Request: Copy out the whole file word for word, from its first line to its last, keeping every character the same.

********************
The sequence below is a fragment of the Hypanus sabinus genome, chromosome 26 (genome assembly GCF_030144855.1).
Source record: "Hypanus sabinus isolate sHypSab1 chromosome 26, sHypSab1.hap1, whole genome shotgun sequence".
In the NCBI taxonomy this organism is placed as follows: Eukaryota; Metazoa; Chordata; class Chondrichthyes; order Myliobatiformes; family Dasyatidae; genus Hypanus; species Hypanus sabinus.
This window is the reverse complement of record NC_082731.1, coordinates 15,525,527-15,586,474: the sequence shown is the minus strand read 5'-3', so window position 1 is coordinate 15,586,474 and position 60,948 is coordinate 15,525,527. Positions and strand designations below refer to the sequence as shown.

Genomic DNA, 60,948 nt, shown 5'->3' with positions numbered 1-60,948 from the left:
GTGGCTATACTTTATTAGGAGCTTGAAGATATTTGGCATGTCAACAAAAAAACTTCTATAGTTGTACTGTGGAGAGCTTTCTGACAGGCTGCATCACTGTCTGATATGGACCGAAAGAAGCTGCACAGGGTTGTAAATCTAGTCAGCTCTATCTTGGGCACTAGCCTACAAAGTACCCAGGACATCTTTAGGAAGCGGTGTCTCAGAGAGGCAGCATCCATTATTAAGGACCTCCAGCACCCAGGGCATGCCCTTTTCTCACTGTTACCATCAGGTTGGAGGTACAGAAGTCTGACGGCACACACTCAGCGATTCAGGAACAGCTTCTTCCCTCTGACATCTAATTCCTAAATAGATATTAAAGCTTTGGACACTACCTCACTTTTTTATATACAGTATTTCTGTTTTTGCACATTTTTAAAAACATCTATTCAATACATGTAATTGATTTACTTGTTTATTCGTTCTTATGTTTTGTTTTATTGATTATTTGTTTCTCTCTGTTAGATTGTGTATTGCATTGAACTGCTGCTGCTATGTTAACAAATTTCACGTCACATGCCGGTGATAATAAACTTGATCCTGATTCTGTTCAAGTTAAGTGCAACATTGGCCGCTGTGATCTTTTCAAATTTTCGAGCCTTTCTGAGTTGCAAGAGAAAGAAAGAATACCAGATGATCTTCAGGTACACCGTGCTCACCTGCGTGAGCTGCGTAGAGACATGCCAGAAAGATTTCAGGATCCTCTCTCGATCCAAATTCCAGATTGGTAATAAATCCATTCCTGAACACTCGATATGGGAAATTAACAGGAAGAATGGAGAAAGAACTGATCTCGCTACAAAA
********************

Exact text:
The sequence below is a fragment of the Hypanus sabinus genome, chromosome 26 (genome assembly GCF_030144855.1).
Source record: "Hypanus sabinus isolate sHypSab1 chromosome 26, sHypSab1.hap1, whole genome shotgun sequence".
In the NCBI taxonomy this organism is placed as follows: Eukaryota; Metazoa; Chordata; class Chondrichthyes; order Myliobatiformes; family Dasyatidae; genus Hypanus; species Hypanus sabinus.
This window is the reverse complement of record NC_082731.1, coordinates 15,525,527-15,586,474: the sequence shown is the minus strand read 5'-3', so window position 1 is coordinate 15,586,474 and position 60,948 is coordinate 15,525,527. Positions and strand designations below refer to the sequence as shown.

Genomic DNA, 60,948 nt, shown 5'->3' with positions numbered 1-60,948 from the left:
GTGGCTATACTTTATTAGGAGCTTGAAGATATTTGGCATGTCAACAAAAAAACTTCTATAGTTGTACTGTGGAGAGCTTTCTGACAGGCTGCATCACTGTCTGATATGGACCGAAAGAAGCTGCACAGGGTTGTAAATCTAGTCAGCTCTATCTTGGGCACTAGCCTACAAAGTACCCAGGACATCTTTAGGAAGCGGTGTCTCAGAGAGGCAGCATCCATTATTAAGGACCTCCAGCACCCAGGGCATGCCCTTTTCTCACTGTTACCATCAGGTTGGAGGTACAGAAGTCTGACGGCACACACTCAGCGATTCAGGAACAGCTTCTTCCCTCTGACATCTAATTCCTAAATAGATATTAAAGCTTTGGACACTACCTCACTTTTTTATATACAGTATTTCTGTTTTTGCACATTTTTAAAAACATCTATTCAATACATGTAATTGATTTACTTGTTTATTCGTTCTTATGTTTTGTTTTATTGATTATTTGTTTCTCTCTGTTAGATTGTGTATTGCATTGAACTGCTGCTGCTATGTTAACAAATTTCACGTCACATGCCGGTGATAATAAACTTGATCCTGATTCTGTTCAAGTTAAGTGCAACATTGGCCGCTGTGATCTTTTCAAATTTTCGAGCCTTTCTGAGTTGCAAGAGAAAGAAAGAATACCAGATGATCTTCAGGTACACCGTGCTCACCTGCGTGAGCTGCGTAGAGACATGCCAGAAAGATTTCAGGATCCTCTCTCGATCCAAATTCCAGATTGGTAATAAATCCATTCCTGAACACTCGATATGGGAAATTAACAGGAAGAATGGAGAAAGAACTGATCTCGCTACAAAA